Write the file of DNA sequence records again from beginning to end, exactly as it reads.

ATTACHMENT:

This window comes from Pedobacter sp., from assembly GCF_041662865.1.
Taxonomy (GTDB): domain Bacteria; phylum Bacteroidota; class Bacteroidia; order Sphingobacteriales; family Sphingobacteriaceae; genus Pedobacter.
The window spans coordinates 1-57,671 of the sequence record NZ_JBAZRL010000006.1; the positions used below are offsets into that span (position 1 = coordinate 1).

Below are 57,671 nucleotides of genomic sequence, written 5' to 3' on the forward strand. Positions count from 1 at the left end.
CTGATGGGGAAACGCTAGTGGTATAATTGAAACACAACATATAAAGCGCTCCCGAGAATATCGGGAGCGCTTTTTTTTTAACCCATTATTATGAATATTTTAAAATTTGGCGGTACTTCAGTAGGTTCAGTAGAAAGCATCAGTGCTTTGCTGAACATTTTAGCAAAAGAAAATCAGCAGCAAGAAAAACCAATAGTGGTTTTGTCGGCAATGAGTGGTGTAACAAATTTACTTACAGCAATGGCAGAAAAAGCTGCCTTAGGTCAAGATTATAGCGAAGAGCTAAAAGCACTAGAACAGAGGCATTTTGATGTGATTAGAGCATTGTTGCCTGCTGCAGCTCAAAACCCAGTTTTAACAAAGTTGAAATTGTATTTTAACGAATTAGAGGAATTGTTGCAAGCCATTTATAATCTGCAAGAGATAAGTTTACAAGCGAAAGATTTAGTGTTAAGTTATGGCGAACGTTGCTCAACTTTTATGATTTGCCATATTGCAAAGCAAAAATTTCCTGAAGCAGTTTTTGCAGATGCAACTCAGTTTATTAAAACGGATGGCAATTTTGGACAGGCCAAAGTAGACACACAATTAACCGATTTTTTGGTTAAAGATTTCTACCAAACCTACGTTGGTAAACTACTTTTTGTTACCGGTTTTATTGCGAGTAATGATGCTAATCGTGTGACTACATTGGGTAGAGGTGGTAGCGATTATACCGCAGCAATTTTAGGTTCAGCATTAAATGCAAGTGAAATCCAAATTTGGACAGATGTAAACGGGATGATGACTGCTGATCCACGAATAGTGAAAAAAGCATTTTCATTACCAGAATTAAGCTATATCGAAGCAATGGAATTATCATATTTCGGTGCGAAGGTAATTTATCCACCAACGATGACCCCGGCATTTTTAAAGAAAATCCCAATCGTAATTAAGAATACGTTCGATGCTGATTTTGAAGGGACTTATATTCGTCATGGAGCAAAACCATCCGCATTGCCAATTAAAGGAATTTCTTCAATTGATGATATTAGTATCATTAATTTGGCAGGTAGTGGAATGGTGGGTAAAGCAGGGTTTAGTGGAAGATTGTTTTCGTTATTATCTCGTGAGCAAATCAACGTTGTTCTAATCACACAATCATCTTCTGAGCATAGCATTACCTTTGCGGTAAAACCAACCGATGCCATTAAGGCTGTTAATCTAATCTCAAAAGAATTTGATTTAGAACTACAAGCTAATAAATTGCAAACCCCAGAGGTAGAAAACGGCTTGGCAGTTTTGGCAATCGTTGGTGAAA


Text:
This window comes from Pedobacter sp., from assembly GCF_041662865.1.
Taxonomy (GTDB): domain Bacteria; phylum Bacteroidota; class Bacteroidia; order Sphingobacteriales; family Sphingobacteriaceae; genus Pedobacter.
The window spans coordinates 1-57,671 of the sequence record NZ_JBAZRL010000006.1; the positions used below are offsets into that span (position 1 = coordinate 1).

Below are 57,671 nucleotides of genomic sequence, written 5' to 3' on the forward strand. Positions count from 1 at the left end.
CTGATGGGGAAACGCTAGTGGTATAATTGAAACACAACATATAAAGCGCTCCCGAGAATATCGGGAGCGCTTTTTTTTTAACCCATTATTATGAATATTTTAAAATTTGGCGGTACTTCAGTAGGTTCAGTAGAAAGCATCAGTGCTTTGCTGAACATTTTAGCAAAAGAAAATCAGCAGCAAGAAAAACCAATAGTGGTTTTGTCGGCAATGAGTGGTGTAACAAATTTACTTACAGCAATGGCAGAAAAAGCTGCCTTAGGTCAAGATTATAGCGAAGAGCTAAAAGCACTAGAACAGAGGCATTTTGATGTGATTAGAGCATTGTTGCCTGCTGCAGCTCAAAACCCAGTTTTAACAAAGTTGAAATTGTATTTTAACGAATTAGAGGAATTGTTGCAAGCCATTTATAATCTGCAAGAGATAAGTTTACAAGCGAAAGATTTAGTGTTAAGTTATGGCGAACGTTGCTCAACTTTTATGATTTGCCATATTGCAAAGCAAAAATTTCCTGAAGCAGTTTTTGCAGATGCAACTCAGTTTATTAAAACGGATGGCAATTTTGGACAGGCCAAAGTAGACACACAATTAACCGATTTTTTGGTTAAAGATTTCTACCAAACCTACGTTGGTAAACTACTTTTTGTTACCGGTTTTATTGCGAGTAATGATGCTAATCGTGTGACTACATTGGGTAGAGGTGGTAGCGATTATACCGCAGCAATTTTAGGTTCAGCATTAAATGCAAGTGAAATCCAAATTTGGACAGATGTAAACGGGATGATGACTGCTGATCCACGAATAGTGAAAAAAGCATTTTCATTACCAGAATTAAGCTATATCGAAGCAATGGAATTATCATATTTCGGTGCGAAGGTAATTTATCCACCAACGATGACCCCGGCATTTTTAAAGAAAATCCCAATCGTAATTAAGAATACGTTCGATGCTGATTTTGAAGGGACTTATATTCGTCATGGAGCAAAACCATCCGCATTGCCAATTAAAGGAATTTCTTCAATTGATGATATTAGTATCATTAATTTGGCAGGTAGTGGAATGGTGGGTAAAGCAGGGTTTAGTGGAAGATTGTTTTCGTTATTATCTCGTGAGCAAATCAACGTTGTTCTAATCACACAATCATCTTCTGAGCATAGCATTACCTTTGCGGTAAAACCAACCGATGCCATTAAGGCTGTTAATCTAATCTCAAAAGAATTTGATTTAGAACTACAAGCTAATAAATTGCAAACCCCAGAGGTAGAAAACGGCTTGGCAGTTTTGGCAATCGTTGGTGAAA